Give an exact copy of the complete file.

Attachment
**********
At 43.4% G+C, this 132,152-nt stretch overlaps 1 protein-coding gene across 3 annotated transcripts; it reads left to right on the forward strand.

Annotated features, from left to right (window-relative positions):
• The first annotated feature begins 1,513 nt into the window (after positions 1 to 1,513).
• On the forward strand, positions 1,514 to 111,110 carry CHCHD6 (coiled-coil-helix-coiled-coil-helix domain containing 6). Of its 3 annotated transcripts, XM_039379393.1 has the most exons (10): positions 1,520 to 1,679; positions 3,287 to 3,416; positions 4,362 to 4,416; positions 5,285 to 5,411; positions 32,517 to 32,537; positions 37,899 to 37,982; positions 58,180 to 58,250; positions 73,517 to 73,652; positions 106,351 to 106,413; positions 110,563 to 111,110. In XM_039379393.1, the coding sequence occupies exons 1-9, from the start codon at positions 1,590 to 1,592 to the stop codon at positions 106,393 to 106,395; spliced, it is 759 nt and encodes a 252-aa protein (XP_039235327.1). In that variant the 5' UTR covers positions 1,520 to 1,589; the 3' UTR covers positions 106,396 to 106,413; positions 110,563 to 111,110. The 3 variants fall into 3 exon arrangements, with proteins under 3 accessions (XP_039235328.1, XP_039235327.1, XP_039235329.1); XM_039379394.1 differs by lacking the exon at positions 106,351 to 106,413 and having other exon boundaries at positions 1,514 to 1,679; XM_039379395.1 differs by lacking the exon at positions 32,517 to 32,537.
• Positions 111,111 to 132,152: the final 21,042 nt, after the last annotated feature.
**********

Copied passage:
At 43.4% G+C, this 132,152-nt stretch overlaps 1 protein-coding gene across 3 annotated transcripts; it reads left to right on the forward strand.

Annotated features, from left to right (window-relative positions):
• The first annotated feature begins 1,513 nt into the window (after positions 1 to 1,513).
• On the forward strand, positions 1,514 to 111,110 carry CHCHD6 (coiled-coil-helix-coiled-coil-helix domain containing 6). Of its 3 annotated transcripts, XM_039379393.1 has the most exons (10): positions 1,520 to 1,679; positions 3,287 to 3,416; positions 4,362 to 4,416; positions 5,285 to 5,411; positions 32,517 to 32,537; positions 37,899 to 37,982; positions 58,180 to 58,250; positions 73,517 to 73,652; positions 106,351 to 106,413; positions 110,563 to 111,110. In XM_039379393.1, the coding sequence occupies exons 1-9, from the start codon at positions 1,590 to 1,592 to the stop codon at positions 106,393 to 106,395; spliced, it is 759 nt and encodes a 252-aa protein (XP_039235327.1). In that variant the 5' UTR covers positions 1,520 to 1,589; the 3' UTR covers positions 106,396 to 106,413; positions 110,563 to 111,110. The 3 variants fall into 3 exon arrangements, with proteins under 3 accessions (XP_039235328.1, XP_039235327.1, XP_039235329.1); XM_039379394.1 differs by lacking the exon at positions 106,351 to 106,413 and having other exon boundaries at positions 1,514 to 1,679; XM_039379395.1 differs by lacking the exon at positions 32,517 to 32,537.
• Positions 111,111 to 132,152: the final 21,042 nt, after the last annotated feature.